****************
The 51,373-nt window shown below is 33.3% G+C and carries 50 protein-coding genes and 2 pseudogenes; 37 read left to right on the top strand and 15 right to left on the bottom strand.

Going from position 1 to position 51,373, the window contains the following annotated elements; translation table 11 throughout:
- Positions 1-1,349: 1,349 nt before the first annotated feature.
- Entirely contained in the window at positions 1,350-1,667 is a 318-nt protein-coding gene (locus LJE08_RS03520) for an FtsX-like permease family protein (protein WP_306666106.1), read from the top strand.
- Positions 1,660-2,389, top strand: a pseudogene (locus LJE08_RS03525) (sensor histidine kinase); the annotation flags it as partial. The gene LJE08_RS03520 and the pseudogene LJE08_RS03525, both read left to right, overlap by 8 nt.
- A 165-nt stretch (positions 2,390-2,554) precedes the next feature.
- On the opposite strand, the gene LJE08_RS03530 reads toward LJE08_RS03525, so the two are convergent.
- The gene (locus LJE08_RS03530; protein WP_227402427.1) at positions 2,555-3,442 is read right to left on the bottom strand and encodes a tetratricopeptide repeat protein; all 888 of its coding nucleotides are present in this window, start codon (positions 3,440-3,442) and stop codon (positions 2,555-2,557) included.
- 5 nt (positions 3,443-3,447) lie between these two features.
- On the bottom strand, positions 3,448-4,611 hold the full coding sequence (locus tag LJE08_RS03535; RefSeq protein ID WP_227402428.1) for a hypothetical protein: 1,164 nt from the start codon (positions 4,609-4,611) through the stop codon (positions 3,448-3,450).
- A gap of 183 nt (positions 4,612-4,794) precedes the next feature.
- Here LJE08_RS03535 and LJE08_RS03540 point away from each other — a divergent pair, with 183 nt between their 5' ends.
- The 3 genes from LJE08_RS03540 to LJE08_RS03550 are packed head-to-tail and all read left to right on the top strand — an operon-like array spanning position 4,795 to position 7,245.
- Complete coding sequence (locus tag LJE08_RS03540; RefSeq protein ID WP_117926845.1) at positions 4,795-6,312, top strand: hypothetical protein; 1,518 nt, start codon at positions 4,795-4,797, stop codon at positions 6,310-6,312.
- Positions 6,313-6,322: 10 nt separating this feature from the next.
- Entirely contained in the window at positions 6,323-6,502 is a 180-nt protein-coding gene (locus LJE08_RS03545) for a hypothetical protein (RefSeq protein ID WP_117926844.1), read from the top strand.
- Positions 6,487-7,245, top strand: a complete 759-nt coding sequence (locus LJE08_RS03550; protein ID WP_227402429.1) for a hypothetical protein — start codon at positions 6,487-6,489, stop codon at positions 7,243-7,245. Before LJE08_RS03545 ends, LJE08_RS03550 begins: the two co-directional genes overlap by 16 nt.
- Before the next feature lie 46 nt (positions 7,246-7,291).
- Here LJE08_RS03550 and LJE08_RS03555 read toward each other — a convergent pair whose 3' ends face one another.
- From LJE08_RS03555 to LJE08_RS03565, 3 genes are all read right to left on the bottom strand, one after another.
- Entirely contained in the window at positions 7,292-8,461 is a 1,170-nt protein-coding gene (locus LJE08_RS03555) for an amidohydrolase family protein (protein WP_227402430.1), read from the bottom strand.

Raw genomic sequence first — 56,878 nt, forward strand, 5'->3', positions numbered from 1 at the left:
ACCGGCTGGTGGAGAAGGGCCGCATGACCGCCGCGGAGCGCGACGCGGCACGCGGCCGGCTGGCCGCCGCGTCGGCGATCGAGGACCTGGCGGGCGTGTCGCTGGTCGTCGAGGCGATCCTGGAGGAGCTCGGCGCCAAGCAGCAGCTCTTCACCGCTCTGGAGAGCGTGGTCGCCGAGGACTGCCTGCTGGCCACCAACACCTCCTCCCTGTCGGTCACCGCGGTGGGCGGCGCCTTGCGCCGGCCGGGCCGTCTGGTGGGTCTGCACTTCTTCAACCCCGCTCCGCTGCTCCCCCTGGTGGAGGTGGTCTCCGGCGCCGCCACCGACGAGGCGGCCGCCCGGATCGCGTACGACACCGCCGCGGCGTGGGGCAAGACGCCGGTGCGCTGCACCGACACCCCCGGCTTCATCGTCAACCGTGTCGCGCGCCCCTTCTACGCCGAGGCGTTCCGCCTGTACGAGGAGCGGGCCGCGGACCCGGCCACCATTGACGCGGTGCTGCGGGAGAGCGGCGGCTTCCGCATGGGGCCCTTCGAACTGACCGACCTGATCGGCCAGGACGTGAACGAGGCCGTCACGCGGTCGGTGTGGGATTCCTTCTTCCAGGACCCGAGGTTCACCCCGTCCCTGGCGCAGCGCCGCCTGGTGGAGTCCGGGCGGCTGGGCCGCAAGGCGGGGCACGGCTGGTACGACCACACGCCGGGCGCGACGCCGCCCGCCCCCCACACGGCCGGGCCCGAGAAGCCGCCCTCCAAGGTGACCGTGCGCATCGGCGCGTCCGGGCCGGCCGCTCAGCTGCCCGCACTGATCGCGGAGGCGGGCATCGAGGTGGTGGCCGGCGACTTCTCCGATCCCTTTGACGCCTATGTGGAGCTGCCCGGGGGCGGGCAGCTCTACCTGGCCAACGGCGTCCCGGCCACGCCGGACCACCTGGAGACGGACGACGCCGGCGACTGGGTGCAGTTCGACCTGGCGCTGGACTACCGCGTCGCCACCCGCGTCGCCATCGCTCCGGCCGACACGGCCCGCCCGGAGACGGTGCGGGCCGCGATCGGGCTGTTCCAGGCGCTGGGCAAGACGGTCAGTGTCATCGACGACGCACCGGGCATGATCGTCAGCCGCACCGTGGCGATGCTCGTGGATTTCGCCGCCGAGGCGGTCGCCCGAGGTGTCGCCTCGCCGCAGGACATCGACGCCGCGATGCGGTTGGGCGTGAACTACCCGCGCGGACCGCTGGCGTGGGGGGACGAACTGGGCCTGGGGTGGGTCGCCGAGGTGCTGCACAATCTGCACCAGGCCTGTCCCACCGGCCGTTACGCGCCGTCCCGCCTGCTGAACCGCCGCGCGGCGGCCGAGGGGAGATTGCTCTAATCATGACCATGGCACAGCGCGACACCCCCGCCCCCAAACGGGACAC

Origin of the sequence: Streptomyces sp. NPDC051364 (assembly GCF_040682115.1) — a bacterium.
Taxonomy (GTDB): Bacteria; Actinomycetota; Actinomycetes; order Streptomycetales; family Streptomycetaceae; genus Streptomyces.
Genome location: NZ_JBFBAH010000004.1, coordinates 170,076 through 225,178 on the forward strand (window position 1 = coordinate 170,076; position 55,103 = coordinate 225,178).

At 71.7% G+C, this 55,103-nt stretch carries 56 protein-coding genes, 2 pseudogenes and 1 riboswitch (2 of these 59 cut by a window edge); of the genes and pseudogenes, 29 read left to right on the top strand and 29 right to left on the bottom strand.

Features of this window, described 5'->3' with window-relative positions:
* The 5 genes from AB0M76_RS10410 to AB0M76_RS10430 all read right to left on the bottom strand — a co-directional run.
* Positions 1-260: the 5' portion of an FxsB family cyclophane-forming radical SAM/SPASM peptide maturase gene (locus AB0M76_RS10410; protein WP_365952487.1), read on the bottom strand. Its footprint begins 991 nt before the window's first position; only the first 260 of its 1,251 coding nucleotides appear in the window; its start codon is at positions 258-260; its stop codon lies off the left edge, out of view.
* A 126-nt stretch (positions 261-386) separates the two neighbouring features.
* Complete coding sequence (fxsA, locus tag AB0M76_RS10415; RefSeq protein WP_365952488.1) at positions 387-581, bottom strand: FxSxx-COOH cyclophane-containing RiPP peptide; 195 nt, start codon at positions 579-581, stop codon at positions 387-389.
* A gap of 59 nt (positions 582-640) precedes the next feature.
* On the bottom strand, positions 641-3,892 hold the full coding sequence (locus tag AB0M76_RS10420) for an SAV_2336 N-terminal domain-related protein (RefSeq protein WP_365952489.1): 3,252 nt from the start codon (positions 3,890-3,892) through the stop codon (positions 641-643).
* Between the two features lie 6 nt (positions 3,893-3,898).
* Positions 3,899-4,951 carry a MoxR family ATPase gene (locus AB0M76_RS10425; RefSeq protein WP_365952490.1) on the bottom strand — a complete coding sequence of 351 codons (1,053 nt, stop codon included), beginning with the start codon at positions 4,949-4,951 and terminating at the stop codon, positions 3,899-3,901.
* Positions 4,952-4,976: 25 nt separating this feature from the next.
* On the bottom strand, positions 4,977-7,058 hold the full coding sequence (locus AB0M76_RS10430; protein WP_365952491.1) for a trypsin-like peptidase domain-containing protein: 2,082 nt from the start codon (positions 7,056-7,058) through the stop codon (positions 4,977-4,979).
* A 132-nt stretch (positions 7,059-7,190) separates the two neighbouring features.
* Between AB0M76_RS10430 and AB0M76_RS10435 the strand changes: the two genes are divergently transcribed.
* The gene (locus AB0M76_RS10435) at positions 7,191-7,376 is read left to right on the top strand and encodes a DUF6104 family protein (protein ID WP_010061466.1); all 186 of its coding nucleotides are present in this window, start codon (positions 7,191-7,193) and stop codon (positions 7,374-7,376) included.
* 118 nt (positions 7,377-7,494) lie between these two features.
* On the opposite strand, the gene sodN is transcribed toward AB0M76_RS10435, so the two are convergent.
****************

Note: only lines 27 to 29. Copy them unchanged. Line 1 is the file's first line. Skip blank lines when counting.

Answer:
At 71.7% G+C, this 55,103-nt stretch carries 56 protein-coding genes, 2 pseudogenes and 1 riboswitch (2 of these 59 cut by a window edge); of the genes and pseudogenes, 29 read left to right on the top strand and 29 right to left on the bottom strand.

Features of this window, described 5'->3' with window-relative positions:
* The 5 genes from AB0M76_RS10410 to AB0M76_RS10430 all read right to left on the bottom strand — a co-directional run.